The Lion, the Witch and What Might-Have-Been
Do you remember who died on November 22, 1963, six days following the founding of Chapel Hill Church? Yes, JFK. But early in that same day, C.S. Lewis collapsed and died in the bedroom of his home, “The Kilns” in Oxford, England. At that moment, President Kennedy’s motorcade was just leaving the Dallas Love Field airport en route to his tragic demise. By this tragic turn of fate, the death of one of the most influential of modern Christian writers went almost unnoticed as the world reeled in grief at the assassination of the American president.
In time for this, the 50th anniversary of Lewis’ death, Alister McGrath has produced a monumental new biography, “C.S. Lewis: A Life.” I consumed it in a few days. This historian in me found it fascinating, particularly McGrath’s discovery that the presumed date of Lewis’ conversion to Christianity has been wrong all these years. (I know… only a historian would find that fascinating. But I did.)
Here’s another discovery I found fascinating. Lewis, who is best known as a member of the Oxford faculty, in fact never made a professor. Apparently, his Oxford colleagues resented Lewis on several counts, chiefly because he was writing popular Christian literature which we know as the Chronicles of Narnia. After several heartbreaking rejections for various Oxford chairs, Lewis was ultimately wooed to that great Oxford rival, Cambridge, where he finally received the position of professor he had long hoped for and deserved.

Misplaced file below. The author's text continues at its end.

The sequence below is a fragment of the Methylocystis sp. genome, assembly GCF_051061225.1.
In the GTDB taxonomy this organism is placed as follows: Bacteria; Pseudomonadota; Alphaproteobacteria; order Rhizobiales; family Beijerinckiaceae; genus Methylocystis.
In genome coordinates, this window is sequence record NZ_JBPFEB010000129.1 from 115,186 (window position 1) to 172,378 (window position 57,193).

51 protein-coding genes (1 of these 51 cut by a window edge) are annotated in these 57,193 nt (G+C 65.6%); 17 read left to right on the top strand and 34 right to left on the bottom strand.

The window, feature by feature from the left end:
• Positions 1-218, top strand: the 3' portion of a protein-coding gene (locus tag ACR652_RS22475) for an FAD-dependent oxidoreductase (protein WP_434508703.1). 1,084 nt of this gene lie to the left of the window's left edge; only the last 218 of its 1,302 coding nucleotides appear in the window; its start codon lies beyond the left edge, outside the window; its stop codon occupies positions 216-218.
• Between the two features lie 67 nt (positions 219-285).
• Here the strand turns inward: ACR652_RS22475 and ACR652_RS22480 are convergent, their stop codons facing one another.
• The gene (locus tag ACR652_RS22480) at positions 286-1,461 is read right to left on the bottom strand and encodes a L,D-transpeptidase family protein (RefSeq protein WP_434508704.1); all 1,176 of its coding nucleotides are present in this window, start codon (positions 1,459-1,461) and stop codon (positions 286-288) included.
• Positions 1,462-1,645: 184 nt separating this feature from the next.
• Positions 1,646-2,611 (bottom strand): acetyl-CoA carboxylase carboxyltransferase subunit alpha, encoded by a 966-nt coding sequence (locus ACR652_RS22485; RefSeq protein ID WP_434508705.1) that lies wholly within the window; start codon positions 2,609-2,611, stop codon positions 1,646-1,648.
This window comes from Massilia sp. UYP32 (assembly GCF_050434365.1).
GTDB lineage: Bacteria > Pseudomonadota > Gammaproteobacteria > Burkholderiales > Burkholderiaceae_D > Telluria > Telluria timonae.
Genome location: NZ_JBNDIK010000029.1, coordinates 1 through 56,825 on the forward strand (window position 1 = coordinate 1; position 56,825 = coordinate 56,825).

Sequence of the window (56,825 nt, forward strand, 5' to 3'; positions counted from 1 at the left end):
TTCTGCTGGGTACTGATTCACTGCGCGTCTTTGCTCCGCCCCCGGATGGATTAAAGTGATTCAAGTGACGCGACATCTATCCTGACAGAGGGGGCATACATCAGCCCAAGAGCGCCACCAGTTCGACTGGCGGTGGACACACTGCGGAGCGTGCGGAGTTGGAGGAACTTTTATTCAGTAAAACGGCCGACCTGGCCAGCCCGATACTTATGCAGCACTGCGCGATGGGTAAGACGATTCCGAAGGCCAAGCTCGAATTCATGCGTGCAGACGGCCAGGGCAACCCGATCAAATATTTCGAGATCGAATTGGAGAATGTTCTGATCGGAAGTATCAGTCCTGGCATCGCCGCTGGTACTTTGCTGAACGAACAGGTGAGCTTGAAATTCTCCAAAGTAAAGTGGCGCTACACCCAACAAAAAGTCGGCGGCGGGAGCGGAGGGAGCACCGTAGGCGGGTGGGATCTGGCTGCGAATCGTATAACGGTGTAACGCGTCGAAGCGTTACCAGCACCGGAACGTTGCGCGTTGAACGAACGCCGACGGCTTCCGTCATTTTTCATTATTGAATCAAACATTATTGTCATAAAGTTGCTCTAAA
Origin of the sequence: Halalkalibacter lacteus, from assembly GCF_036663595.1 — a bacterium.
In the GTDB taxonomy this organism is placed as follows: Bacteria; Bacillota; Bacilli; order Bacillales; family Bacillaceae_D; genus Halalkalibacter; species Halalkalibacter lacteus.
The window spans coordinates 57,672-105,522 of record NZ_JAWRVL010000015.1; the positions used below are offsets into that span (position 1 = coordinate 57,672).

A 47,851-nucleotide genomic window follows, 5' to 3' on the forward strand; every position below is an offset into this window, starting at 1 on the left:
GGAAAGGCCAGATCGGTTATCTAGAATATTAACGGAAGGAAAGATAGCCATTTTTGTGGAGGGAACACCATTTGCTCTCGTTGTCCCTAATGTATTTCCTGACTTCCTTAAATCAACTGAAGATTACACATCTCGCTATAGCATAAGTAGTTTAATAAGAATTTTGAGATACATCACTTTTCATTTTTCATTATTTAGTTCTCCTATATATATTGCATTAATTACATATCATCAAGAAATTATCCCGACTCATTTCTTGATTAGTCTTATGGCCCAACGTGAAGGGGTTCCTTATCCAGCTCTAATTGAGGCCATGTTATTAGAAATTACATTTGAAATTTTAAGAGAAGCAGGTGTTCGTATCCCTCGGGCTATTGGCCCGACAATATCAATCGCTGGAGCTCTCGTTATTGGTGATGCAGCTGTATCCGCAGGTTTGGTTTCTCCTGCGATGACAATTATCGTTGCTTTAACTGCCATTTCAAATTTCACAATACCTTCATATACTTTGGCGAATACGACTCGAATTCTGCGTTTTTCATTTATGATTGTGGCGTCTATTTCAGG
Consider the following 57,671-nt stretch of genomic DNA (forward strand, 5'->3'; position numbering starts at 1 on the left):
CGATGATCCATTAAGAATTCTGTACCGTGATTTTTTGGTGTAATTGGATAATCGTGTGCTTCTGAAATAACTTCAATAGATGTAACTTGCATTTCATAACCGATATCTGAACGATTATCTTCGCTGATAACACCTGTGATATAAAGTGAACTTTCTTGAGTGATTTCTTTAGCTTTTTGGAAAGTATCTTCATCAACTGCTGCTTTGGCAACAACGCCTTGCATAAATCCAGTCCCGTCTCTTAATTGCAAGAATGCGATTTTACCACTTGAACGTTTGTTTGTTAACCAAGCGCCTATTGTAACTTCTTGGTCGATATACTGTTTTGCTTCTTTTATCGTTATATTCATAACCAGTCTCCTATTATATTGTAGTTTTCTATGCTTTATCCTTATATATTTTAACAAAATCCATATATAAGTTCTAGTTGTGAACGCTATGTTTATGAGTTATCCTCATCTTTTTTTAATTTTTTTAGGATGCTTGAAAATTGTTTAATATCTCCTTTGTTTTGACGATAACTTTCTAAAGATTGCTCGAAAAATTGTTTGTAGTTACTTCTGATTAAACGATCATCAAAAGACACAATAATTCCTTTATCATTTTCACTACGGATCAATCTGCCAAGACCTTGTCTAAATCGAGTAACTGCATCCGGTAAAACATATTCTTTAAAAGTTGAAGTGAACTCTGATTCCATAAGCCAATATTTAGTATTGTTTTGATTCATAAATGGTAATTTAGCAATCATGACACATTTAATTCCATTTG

Clearly, though, the fact that his beloved Oxford broke his heart… the death of his vision of holding a chair at that hallowed institution was a source of sadness and regret to the end of his life.
This Sunday, as I continue with our “Encounters” series, I am going to talk about broken dreams and the death of a vision. Failure and disappointment is a hard reality of life, isn’t it? Jesus has something to say about that, too. Please come.
P.S.. Don’t forget, we are launching a two-week all-church survey (April 25-May13). We need every single person to share their opinion with us. I hope you will.